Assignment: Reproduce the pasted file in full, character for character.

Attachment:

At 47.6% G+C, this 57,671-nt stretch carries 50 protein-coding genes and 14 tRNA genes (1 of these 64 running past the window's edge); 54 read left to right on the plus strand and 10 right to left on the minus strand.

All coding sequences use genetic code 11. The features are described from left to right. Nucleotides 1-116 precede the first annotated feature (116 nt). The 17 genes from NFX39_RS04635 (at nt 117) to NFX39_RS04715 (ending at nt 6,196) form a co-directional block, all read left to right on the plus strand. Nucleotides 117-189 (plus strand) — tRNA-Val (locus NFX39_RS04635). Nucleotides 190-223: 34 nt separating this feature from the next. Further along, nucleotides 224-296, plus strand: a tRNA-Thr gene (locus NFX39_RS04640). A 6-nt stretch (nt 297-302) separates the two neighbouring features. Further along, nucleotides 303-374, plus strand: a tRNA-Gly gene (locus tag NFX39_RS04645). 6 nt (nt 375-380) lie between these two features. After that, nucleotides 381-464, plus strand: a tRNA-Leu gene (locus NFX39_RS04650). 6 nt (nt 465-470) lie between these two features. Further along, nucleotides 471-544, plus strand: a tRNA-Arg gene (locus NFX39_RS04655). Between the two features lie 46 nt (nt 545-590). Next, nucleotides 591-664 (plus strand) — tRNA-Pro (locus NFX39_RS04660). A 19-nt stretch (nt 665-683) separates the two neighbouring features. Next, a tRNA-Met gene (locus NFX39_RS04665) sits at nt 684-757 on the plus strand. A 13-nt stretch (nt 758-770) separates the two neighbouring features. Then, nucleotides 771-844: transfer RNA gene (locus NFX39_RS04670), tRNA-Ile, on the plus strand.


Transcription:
At 47.6% G+C, this 57,671-nt stretch carries 50 protein-coding genes and 14 tRNA genes (1 of these 64 running past the window's edge); 54 read left to right on the plus strand and 10 right to left on the minus strand.

All coding sequences use genetic code 11. The features are described from left to right. Nucleotides 1-116 precede the first annotated feature (116 nt). The 17 genes from NFX39_RS04635 (at nt 117) to NFX39_RS04715 (ending at nt 6,196) form a co-directional block, all read left to right on the plus strand. Nucleotides 117-189 (plus strand) — tRNA-Val (locus NFX39_RS04635). Nucleotides 190-223: 34 nt separating this feature from the next. Further along, nucleotides 224-296, plus strand: a tRNA-Thr gene (locus NFX39_RS04640). A 6-nt stretch (nt 297-302) separates the two neighbouring features. Further along, nucleotides 303-374, plus strand: a tRNA-Gly gene (locus tag NFX39_RS04645). 6 nt (nt 375-380) lie between these two features. After that, nucleotides 381-464, plus strand: a tRNA-Leu gene (locus NFX39_RS04650). 6 nt (nt 465-470) lie between these two features. Further along, nucleotides 471-544, plus strand: a tRNA-Arg gene (locus NFX39_RS04655). Between the two features lie 46 nt (nt 545-590). Next, nucleotides 591-664 (plus strand) — tRNA-Pro (locus NFX39_RS04660). A 19-nt stretch (nt 665-683) separates the two neighbouring features. Next, a tRNA-Met gene (locus NFX39_RS04665) sits at nt 684-757 on the plus strand. A 13-nt stretch (nt 758-770) separates the two neighbouring features. Then, nucleotides 771-844: transfer RNA gene (locus NFX39_RS04670), tRNA-Ile, on the plus strand.